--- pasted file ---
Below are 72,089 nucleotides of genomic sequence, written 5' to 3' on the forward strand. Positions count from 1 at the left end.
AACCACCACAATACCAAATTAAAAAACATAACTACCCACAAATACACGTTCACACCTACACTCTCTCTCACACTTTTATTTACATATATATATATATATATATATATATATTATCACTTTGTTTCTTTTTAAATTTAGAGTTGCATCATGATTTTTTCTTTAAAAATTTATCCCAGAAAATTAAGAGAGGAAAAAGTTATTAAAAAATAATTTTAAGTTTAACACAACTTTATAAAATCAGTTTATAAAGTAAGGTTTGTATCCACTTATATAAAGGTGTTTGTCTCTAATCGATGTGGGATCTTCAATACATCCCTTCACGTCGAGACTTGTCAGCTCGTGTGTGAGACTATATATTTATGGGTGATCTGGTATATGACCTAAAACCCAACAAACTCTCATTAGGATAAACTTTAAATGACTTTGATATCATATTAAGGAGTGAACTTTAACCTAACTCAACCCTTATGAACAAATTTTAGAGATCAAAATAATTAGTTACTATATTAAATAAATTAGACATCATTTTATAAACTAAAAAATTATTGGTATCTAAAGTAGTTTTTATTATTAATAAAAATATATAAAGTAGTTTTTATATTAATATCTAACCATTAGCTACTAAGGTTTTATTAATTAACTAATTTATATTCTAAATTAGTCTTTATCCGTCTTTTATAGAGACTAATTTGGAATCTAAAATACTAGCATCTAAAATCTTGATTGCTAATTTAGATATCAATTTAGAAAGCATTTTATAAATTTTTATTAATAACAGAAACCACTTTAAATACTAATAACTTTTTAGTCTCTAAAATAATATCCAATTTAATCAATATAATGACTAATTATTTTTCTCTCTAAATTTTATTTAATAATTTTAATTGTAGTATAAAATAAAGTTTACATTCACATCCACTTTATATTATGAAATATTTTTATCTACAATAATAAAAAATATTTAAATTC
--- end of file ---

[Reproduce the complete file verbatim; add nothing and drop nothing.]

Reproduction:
Below are 72,089 nucleotides of genomic sequence, written 5' to 3' on the forward strand. Positions count from 1 at the left end.
AACCACCACAATACCAAATTAAAAAACATAACTACCCACAAATACACGTTCACACCTACACTCTCTCTCACACTTTTATTTACATATATATATATATATATATATATATATTATCACTTTGTTTCTTTTTAAATTTAGAGTTGCATCATGATTTTTTCTTTAAAAATTTATCCCAGAAAATTAAGAGAGGAAAAAGTTATTAAAAAATAATTTTAAGTTTAACACAACTTTATAAAATCAGTTTATAAAGTAAGGTTTGTATCCACTTATATAAAGGTGTTTGTCTCTAATCGATGTGGGATCTTCAATACATCCCTTCACGTCGAGACTTGTCAGCTCGTGTGTGAGACTATATATTTATGGGTGATCTGGTATATGACCTAAAACCCAACAAACTCTCATTAGGATAAACTTTAAATGACTTTGATATCATATTAAGGAGTGAACTTTAACCTAACTCAACCCTTATGAACAAATTTTAGAGATCAAAATAATTAGTTACTATATTAAATAAATTAGACATCATTTTATAAACTAAAAAATTATTGGTATCTAAAGTAGTTTTTATTATTAATAAAAATATATAAAGTAGTTTTTATATTAATATCTAACCATTAGCTACTAAGGTTTTATTAATTAACTAATTTATATTCTAAATTAGTCTTTATCCGTCTTTTATAGAGACTAATTTGGAATCTAAAATACTAGCATCTAAAATCTTGATTGCTAATTTAGATATCAATTTAGAAAGCATTTTATAAATTTTTATTAATAACAGAAACCACTTTAAATACTAATAACTTTTTAGTCTCTAAAATAATATCCAATTTAATCAATATAATGACTAATTATTTTTCTCTCTAAATTTTATTTAATAATTTTAATTGTAGTATAAAATAAAGTTTACATTCACATCCACTTTATATTATGAAATATTTTTATCTACAATAATAAAAAATATTTAAATTC